The “sentence” in a juvenile case is called a “disposition.”   The judge or magistrate will draw up a “disposition order,” detailing what is expected of the juvenile following adjudication.  Disposition may include time in a juvenile detention facility, payment of fines, community service, apology letters to victims, It is extremely rare for a juvenile to go to the Department of Youth Services (DYS). DYS is a facility for juveniles who have committed very serious offenses and have resisted other attempts at rehabilitation.

Sanctions in juvenile Court usually consist of a combination of the following: time in the juvenile detention center, community service, house arrest, curfews, apology letters, very small fines, and/or counseling.

Generally speaking, those found delinquent will not be sent to adult detention facilities as minors. This can change, however, if a juvenile is found to be a “serious youthful offender,” a special category for minors who commit repeated or especially serious crimes. When a juvenile is sentenced to a detention center term that extends beyond their 21st birthday, the juvenile can be transferred to an adult jail or prison for the remainder of the sentence. These are called blended sentences, since the sentence is served in two different detention facilities based on the age of the offender. In Ohio, youth who finish out their terms in the juvenile detention center, and who have shown good behavior both while in detention and on parole, may have the adult jail or prison term forgiven.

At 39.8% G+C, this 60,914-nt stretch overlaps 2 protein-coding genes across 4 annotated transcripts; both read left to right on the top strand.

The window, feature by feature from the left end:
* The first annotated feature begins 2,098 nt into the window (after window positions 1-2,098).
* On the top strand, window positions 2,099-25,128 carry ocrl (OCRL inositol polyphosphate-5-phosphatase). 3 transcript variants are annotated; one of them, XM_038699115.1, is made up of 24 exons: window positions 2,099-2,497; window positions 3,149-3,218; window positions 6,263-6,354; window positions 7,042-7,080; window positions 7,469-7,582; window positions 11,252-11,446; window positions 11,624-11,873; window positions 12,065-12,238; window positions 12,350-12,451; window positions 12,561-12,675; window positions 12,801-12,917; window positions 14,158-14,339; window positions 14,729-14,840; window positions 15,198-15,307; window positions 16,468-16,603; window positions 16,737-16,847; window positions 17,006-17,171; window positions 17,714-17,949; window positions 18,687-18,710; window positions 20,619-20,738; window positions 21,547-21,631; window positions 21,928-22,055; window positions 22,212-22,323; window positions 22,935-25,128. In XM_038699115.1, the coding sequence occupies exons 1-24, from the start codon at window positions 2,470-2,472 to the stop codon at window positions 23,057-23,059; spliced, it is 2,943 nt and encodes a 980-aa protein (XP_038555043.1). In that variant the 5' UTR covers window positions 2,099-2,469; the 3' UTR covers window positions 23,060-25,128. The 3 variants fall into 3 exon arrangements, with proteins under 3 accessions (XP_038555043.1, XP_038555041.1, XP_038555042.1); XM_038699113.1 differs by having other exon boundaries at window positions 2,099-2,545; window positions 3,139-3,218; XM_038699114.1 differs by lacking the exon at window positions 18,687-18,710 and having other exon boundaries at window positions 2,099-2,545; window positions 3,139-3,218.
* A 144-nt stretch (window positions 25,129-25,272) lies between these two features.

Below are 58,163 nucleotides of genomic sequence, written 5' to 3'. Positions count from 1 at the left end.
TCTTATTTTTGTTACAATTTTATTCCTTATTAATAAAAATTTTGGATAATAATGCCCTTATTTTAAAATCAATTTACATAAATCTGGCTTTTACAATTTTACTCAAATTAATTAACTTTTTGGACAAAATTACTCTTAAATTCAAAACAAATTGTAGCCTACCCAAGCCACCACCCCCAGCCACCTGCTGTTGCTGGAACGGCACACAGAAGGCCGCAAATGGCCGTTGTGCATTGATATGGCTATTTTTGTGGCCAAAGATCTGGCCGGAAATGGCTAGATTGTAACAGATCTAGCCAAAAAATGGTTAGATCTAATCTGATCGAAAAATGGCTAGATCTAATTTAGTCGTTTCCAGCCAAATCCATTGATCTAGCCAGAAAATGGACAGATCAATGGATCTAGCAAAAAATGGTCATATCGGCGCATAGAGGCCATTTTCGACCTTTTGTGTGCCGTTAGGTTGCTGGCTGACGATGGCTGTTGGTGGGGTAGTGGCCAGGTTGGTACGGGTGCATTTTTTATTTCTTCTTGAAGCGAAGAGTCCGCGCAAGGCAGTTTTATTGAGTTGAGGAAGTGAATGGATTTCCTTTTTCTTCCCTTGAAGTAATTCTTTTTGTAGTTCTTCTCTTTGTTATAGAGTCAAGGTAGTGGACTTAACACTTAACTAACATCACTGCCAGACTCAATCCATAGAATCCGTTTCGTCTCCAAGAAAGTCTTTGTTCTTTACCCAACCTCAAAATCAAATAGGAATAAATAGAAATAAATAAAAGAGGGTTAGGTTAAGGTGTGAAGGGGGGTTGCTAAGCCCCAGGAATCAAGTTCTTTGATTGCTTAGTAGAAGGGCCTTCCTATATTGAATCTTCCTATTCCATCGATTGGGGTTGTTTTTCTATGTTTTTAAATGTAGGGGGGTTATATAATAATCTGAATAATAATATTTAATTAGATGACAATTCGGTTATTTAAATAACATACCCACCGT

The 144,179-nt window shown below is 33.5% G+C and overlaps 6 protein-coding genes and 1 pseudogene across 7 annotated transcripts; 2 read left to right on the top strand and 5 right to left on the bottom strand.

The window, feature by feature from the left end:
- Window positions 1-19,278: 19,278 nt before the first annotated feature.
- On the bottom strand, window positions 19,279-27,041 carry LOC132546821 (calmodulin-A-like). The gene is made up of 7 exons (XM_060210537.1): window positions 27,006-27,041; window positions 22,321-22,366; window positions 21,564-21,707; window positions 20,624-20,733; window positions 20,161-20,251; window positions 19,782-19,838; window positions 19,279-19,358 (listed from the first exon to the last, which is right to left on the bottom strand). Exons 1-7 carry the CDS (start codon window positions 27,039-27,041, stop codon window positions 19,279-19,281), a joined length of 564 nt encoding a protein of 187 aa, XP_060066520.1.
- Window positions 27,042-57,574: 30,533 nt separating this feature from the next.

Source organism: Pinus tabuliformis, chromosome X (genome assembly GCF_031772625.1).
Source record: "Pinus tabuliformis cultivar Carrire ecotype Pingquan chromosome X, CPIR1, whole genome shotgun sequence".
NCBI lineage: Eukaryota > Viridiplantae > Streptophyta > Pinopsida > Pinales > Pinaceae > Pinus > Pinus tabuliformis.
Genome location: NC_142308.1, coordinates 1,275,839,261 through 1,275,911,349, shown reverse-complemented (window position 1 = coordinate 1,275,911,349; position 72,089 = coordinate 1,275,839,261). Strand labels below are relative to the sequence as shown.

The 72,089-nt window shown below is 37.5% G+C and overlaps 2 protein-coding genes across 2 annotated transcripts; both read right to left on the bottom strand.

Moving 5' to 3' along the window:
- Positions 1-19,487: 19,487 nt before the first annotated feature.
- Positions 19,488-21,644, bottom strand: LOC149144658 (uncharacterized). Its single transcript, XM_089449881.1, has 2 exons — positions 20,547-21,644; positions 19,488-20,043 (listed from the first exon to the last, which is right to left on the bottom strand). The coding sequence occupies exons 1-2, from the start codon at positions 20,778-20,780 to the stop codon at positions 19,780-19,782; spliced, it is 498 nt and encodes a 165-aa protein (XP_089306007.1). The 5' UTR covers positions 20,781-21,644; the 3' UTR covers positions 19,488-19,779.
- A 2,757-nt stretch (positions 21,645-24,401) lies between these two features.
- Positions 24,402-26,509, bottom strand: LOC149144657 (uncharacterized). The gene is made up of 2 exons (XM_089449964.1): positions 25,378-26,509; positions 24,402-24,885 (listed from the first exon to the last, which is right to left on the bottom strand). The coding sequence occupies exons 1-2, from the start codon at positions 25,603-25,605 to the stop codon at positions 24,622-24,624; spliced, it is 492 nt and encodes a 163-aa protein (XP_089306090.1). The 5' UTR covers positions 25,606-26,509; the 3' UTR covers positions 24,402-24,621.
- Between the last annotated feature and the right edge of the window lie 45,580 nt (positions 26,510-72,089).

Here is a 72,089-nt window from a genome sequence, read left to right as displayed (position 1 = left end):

Expungement and sealing of records is easier for juveniles

Expungement or sealing of juvenile offenses is easier and broader for juveniles than for adults. After a juvenile has been adjudicated as delinquent , unruly child, or juvenile traffic offender, the child may apply to have the public record sealed or expunged. When a record is sealed, it is moved to a secure file, separate from public records files. The adjudication record is then only available in certain circumstances to law enforcement or the Court.

When a record is expunged, any physical or electronic record of the charge is destroyed and is permanently irretrievable. A record that has been sealed will be expunged automatically by the Court five years later or upon the juvenile’s 23rd birthday, whichever is earlier. Once your record is expunged you may truthfully say that you have no Court record.

In order to have your juvenile record sealed or expunged, you must apply through the Court, and will likely undergo a hearing prior to the Court’s granting of your request.